4. Final Exam/Final Project: As we will learn throughout the semester, GIS is about the doing of geography.  This technology is vital and used throughout our workforce in a variety of ways. The last five weeks of the course will be spent working on a final GIS project. You will find a topic, formulate a question, develop the methodology, find and evaluate the data, and write a final report. On the day of the final exam, each student will present his/her results/project. This project will give you the opportunity to experience true “hands-on” GIS work. Not only will you develop GIS skills, but you will also be able to use this project as part of your resume/portfolio. Detailed information about the project will be given later in the semester.

Make-up Test and Labs:  There will be make-ups allowed for missed labs and quizzes. You may also make changes to labs to improve final scores

Grading Scale:  Student final grades are based upon the total points students receive on test, quizzes, and labs. Final grades will be based on a 90-80-70-60 scale.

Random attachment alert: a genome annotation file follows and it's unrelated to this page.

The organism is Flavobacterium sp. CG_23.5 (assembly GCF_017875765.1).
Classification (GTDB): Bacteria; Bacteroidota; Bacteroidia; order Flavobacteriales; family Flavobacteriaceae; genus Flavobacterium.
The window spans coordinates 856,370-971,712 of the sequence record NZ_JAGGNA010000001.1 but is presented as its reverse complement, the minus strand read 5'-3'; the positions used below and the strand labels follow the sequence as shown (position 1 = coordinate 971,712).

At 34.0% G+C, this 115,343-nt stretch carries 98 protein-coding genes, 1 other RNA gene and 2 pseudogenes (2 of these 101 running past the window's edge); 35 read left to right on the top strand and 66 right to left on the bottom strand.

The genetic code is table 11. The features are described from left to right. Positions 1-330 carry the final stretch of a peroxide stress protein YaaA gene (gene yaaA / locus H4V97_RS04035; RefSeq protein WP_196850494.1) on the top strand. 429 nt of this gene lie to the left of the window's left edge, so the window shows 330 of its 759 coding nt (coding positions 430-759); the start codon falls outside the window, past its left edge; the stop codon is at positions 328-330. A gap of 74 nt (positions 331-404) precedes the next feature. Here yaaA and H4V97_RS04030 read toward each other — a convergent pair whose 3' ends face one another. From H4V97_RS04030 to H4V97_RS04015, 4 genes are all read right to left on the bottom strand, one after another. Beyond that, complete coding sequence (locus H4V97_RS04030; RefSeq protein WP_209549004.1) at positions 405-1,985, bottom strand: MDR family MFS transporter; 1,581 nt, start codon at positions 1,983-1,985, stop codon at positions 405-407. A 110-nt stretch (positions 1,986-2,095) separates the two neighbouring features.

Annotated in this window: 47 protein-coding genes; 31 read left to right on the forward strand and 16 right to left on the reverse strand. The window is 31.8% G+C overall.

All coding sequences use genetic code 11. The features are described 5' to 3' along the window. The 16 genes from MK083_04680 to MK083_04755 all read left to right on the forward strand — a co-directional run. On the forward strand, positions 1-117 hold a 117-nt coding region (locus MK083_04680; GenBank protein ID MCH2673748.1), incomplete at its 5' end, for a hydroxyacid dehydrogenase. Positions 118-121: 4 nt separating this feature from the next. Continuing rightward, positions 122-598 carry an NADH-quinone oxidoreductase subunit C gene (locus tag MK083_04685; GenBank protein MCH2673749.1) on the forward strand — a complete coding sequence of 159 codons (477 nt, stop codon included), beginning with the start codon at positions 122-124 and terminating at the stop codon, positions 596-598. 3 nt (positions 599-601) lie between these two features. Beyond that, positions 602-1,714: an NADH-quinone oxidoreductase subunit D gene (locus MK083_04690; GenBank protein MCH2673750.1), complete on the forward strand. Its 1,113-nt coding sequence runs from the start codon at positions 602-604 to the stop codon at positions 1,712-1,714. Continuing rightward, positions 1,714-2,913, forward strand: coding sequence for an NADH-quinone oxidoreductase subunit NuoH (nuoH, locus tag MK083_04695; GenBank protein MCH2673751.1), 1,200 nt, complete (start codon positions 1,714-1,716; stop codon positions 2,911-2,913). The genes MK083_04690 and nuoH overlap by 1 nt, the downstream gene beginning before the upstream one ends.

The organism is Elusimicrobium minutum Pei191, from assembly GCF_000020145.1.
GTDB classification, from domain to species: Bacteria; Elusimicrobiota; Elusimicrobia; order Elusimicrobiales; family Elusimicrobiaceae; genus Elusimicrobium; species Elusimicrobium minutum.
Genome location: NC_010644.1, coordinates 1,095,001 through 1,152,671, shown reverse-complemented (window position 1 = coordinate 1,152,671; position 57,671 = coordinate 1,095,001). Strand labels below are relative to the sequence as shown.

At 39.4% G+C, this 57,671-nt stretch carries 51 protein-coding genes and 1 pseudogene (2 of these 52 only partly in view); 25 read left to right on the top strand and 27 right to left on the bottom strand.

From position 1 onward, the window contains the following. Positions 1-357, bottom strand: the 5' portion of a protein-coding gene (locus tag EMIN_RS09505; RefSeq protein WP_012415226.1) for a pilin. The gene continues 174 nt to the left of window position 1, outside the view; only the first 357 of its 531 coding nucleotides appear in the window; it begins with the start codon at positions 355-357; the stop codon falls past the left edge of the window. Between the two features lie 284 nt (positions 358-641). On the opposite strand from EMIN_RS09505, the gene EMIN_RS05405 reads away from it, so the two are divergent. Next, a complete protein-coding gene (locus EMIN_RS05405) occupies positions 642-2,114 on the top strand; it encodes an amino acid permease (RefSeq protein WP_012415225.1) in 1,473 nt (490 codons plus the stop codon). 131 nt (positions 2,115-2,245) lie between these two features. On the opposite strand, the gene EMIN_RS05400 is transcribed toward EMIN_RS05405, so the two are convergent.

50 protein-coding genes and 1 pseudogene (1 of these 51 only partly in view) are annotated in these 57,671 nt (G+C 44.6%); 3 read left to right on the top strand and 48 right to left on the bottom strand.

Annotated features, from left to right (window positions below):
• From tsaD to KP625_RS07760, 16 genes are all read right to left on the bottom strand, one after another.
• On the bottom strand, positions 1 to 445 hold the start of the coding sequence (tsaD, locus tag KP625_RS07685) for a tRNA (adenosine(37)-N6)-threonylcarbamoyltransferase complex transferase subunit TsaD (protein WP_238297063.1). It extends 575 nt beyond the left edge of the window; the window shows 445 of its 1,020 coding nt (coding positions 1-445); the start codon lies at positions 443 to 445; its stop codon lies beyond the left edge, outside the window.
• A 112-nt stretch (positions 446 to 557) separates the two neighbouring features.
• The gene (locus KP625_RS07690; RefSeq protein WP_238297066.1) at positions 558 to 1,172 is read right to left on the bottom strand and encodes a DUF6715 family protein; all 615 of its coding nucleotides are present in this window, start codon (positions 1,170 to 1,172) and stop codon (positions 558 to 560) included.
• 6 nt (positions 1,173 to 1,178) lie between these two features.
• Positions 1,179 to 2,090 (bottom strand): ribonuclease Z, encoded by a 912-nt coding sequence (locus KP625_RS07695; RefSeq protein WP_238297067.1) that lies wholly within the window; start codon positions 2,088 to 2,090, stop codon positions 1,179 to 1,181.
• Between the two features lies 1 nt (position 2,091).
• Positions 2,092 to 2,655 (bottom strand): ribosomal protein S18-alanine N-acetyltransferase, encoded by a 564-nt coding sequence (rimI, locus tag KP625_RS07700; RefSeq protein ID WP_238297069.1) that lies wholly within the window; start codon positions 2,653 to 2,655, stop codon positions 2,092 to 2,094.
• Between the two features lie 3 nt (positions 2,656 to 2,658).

Student Expectations:  Each student is expected to attend class and maintain an appropriate pace for class completion.  If your work seems to be falling behind, you are expected to make arrangements to catch-up.  This will mean more time in the lab.  Most students will need extra time outside of the regular meeting time.  Study hall/adv. time will be ideal. 

Instructor Expectations:  Class will be organized in this manner:  Introduction to core concepts with examples through the use of PowerPoint presentations.  Brief discussions will be arranged around this material and related to your weekly topic assignment.  Upon conclusion, students will begin working on the modules/labs provided.  When the modules/labs assigned are completed, a score will be determined in a timely fashion.

Class Meeting Schedule:

16 - 18, 21 - 25 August:  Class introduction.  Each student completes a series of four presentations from ESRI regarding the Power of Maps.  

Keep observations in your typed notes.